Ambitious plans to re-imagine Alvarado Street meet up with hometown democracy.
Thursday, April 8, 2010
Architect Henry Ruhnke has a big dream for downtown Monterey. If it comes true, Alvarado Street will rival San Luis Obispo’s main drag or Santa Barbara’s State Street as a local hotspot where crowds converge for shopping, concerts, partying – or just to see and be seen.
“It’s always frustrated me that we couldn’t have that kind of activated downtown,” Ruhnke says.
Ruhnke, a partner at the Garden Road architectural firm Wald Ruhnke and Dost, the county’s largest, lays it all out in a glass enclosed conference room with comfy ergonomically correct chairs and a big plasma TV screen. As the lights go down, a series of slides reveal nothing less than an all-out transformation of the city’s core.
In Ruhnke’s vision, Alvarado is the spine of a renewed downtown Monterey, a vibrant nerve center linking Custom House Plaza and Fisherman’s Wharf at one end with the city’s historic adobes at the other. Trees, flowers, benches and splashes of color invite people to stroll and linger to take in shops, restaurants, and entertainment including both big name national chains and home grown mom-and-pops.
That works in San Luis Obispo, for instance, where Victoria’s Secret co-exists with the one-off Fanny Wrappers. Peet’s whips up cappuccinos, but so do independents, the Koffee Klatsch and Linnea’s.
Add some of the features called for in the city’s own 2005 plan, apartments and condos above the shops filled with people who’d live, work and play downtown. A fresh market, like the one at San Francisco’s Ferry Building, where gourmet food purveyors would offer local products at the water’s edge, is also part of the picture. Think high-end chocolate, fresh roasted coffee, fish from the bay, locally grown flowers and produce, and wine from Monterey County vineyards. A new and expanded conference center designed to bring bigger conventions to town is on the drawing board, as is new life for Custom House Plaza, now largely empty save for the temporarily shuttered Maritime Museum.
Ruhnke would have the plaza come alive with buskers and vendor carts to encourage visitors to explore, and snap photos. The whole enterprise would be branded with a new name, a la San Francisco’s Union Square or San Diego’s Gas Lamp District.
Ruhnke hopes that his prescription for downtown metamorphosis will cure what has ailed Alvarado Street for decades – ever since Del Monte Center eclipsed the city’s fading core in the late 1960s. Downtown was due for a facelift three years ago, but two major fires and the recession conspired to thwart plans for renewal. But now, the stars may be aligned for downtown’s resurgence. Malls are out. So-called outdoor life style centers are in. So, why not right here in downtown Monterey? Now, Ruhnke argues, is Alvarado’s time to thrive.
Wearing a baseball jacket made for fashion, not sport, Ruhnke is a compact 46-year-old Bay Area native who has served on the city’s architectural review board and planning commission, and even made an unsuccessful run for City Council in 2004. But now he says he’s focused on the citizen side of the dais, trying to perk up a tired downtown, and drum up business in the process.
DOWNTOWN MONTEREY IS LIKE THE TALENTED UNDERACHIEVER WHO HAS PARENTS AND TEACHERS WRINGING THEIR HANDS OVER UNTAPPED POTENTIAL.
He’s partnered with development experts Jes Slavik and David Boquillon to not only change the face of downtown Monterey, but to kick his firm’s game up a notch – into the lucrative field of real estate development. The group will make money on the Monterey project, perhaps by acting as developer on some parcels offering its own architectural services on others.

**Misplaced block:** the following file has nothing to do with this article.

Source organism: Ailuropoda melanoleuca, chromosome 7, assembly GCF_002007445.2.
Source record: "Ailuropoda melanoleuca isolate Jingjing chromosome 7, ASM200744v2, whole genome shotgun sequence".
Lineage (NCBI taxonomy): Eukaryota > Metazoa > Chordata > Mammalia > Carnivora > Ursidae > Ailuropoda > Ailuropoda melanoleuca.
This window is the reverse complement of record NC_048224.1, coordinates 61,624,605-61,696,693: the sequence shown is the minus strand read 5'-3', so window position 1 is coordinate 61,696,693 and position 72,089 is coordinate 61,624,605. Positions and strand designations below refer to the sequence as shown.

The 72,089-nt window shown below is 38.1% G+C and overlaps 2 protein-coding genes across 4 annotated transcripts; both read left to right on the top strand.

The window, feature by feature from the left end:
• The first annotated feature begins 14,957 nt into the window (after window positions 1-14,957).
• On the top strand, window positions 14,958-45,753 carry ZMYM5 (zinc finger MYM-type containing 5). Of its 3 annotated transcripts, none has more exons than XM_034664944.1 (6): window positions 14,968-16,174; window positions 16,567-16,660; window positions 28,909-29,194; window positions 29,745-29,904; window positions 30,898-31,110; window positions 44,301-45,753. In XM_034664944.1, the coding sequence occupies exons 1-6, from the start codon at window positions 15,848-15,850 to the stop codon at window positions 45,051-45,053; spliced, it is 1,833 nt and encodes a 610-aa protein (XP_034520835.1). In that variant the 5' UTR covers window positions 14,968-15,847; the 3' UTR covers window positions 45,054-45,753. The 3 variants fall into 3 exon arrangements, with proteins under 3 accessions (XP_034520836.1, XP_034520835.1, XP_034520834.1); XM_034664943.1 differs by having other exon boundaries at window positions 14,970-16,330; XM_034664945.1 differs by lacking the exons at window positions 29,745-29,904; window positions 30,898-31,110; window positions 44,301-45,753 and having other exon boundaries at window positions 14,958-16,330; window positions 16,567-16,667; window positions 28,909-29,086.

Together, Slavik and Boquillon have been involved in some of the state’s most significant retail projects: Bay Street in Emeryville, the 40-acre planned community Santana Row in San Jose and the Third Street Promenade in Santa Monica.
But they may never have faced the kind of culture clash Ruhnke’s multi-million dollar proposal sets up. The disconnect between Team Ruhnke’s trio of go-go entrepreneurs and a go-slow city government committed to deliberative public process is as big as the project’s price tag.
Ruhnke and his two partners reckon they’ve collectively invested time worth some $200-$300,000 in a year of conceiving, planning and lobbying for the project. Following the direction of city officials, they’ve shopped their program to the presidents of Monterey’s neighborhood associations, the downtown business association, its property owner’s group, the hospitality association, city staffers, and the City Council. Ruhnke notes ruefully that his presentation has been through so many revisions that it’s on version 7.7.
Now, Ruhnke and his team want the go-ahead to move forward as the city’s partner in Monterey’s massive overhaul. The group would be tapped exclusively to make development plans, like a redesign of the city’s Custom House Plaza or the creation of a bigger and better conference center, while the city would make commitments for significant infrastructure changes.
In short, the Ruhnke group proposes a major public private partnership with its team in the lead – a serious relationship. But Monterey city officials, while enamored of Ruhnke’s ideas, seem a little commitment shy.
“I think it has possibilities, visionary possibilities,” City Councilwoman Libby Downey says. But she also says, “I don’t think you can spend money right now.”
Yes, downtown has problems, says Monterey City Manager, Fred Meurer as he nurses an iced tea in the Monterey City Hall courtyard. Just look at the abundance of foot massage establishments, Meurer says. And coupled with that, he might have added, the dearth of foot traffic. “We must have the happiest feet in Monterey County,” he says, pointing out that it appears potential tenants need only a pulse and initial rent money to qualify for a lease downtown. Ruhnke would hire a consultant to draw up a leasing strategy that downtown property owners would agree on.